# Counting problem

• Mar 16th 2010, 04:56 PM
swtdelicaterose
Counting problem
If Set S = {1,2,3,4}, how many permutations of $\displaystyle \mathcal{P}{(S)}$ are there so that no subset is ever followed by a subset of smaller size?

So this is what I did:

Possible sizes are 0, 1, 2, 3, 4
$\displaystyle { 4 \choose 0 },{ 4 \choose 1 },{ 4 \choose 2 },{ 4 \choose 3 },{ 4 \choose 4 }$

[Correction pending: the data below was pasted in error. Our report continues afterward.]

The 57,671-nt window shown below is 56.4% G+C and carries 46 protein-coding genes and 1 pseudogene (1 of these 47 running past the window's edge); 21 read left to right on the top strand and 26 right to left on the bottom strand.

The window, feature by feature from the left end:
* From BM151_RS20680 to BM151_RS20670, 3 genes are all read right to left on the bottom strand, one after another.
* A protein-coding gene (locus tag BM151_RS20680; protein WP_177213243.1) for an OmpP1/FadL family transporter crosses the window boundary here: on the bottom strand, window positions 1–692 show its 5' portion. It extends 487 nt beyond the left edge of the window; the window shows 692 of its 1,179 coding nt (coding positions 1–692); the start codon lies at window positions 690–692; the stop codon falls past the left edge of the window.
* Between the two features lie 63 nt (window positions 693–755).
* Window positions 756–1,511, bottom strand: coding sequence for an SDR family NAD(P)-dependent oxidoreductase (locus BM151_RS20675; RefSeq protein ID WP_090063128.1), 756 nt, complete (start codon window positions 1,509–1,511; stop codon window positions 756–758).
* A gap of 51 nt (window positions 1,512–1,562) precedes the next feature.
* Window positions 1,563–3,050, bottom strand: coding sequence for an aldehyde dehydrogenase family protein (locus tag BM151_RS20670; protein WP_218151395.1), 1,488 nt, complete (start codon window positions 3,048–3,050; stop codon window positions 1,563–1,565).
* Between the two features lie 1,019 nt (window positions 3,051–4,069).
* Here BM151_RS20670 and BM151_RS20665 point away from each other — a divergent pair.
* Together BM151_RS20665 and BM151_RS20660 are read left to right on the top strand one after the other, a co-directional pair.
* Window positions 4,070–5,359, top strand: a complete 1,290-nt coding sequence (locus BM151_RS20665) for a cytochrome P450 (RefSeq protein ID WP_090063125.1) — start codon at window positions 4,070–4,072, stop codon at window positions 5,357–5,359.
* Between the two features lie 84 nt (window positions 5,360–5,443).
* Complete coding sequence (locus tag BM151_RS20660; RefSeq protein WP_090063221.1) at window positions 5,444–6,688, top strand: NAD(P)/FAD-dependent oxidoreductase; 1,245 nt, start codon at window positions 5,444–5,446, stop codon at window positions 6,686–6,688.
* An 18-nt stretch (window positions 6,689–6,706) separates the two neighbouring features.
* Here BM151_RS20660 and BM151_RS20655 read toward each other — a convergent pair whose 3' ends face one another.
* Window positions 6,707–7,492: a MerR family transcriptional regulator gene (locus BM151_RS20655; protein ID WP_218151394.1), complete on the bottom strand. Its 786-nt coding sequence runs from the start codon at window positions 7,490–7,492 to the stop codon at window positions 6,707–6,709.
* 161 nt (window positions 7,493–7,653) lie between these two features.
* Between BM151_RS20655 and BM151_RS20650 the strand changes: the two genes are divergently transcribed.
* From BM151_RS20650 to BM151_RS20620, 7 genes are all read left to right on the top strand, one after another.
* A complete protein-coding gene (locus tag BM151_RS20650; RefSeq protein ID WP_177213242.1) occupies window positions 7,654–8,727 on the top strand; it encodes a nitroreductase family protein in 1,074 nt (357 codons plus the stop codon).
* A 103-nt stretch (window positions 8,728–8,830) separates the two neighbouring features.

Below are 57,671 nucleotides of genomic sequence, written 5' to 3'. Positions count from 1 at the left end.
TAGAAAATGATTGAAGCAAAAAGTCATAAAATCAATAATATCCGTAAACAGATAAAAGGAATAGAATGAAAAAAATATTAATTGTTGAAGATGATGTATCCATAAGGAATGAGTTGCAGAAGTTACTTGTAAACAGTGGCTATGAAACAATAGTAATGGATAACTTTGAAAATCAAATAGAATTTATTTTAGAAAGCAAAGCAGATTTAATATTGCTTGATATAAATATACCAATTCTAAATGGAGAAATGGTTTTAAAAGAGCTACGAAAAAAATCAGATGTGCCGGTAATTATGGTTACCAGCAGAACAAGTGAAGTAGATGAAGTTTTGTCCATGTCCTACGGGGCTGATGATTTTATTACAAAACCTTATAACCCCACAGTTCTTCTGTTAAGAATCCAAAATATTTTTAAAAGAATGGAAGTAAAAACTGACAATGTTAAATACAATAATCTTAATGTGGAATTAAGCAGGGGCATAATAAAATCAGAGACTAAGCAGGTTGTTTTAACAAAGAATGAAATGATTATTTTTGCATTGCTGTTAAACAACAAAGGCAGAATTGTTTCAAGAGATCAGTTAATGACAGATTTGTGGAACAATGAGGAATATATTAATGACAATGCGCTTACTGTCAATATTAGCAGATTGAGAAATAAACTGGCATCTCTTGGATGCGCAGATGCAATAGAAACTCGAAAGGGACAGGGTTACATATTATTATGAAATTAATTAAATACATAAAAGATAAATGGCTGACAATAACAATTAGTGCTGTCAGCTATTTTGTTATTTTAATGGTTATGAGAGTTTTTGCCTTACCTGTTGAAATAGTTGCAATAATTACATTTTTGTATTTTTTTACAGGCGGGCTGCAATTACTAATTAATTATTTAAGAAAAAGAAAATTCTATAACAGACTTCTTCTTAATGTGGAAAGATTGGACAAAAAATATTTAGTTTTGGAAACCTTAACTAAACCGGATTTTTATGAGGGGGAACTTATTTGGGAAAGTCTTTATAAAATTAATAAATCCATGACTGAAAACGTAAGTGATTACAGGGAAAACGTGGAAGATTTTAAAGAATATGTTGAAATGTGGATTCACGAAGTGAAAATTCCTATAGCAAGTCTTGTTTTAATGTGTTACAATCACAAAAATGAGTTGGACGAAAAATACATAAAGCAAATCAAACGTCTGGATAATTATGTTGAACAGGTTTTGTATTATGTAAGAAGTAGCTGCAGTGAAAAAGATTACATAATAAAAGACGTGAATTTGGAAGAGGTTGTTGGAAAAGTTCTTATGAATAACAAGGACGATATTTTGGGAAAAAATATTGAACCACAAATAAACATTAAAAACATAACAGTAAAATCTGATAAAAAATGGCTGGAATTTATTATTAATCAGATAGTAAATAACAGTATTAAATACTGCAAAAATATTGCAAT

which is 1, 4, 6, 4, 1, respectively

So I choose smallest first, which is still in respective order, so:

I did 1! * 4! * 6! * 4! * 1! which came out to be 414720

However, I doubt this is right. Anyone know if I did anything wrong?

Thanks.
• Mar 16th 2010, 05:13 PM
Dinkydoe
I assume you mean permutations of $\displaystyle \mathcal{P}(S)$ (the set of all subsets of S)

What you did was indeed correct. Not very surprising, considering the total amount of permutations of $\displaystyle \mathcal{P}(S)$ is 16!
• Mar 16th 2010, 05:21 PM
swtdelicaterose
Yeah whoops that's what I meant. I wasn't sure if this was correct because it seemed too easy for an assignment question. Anyways, thanks for the help!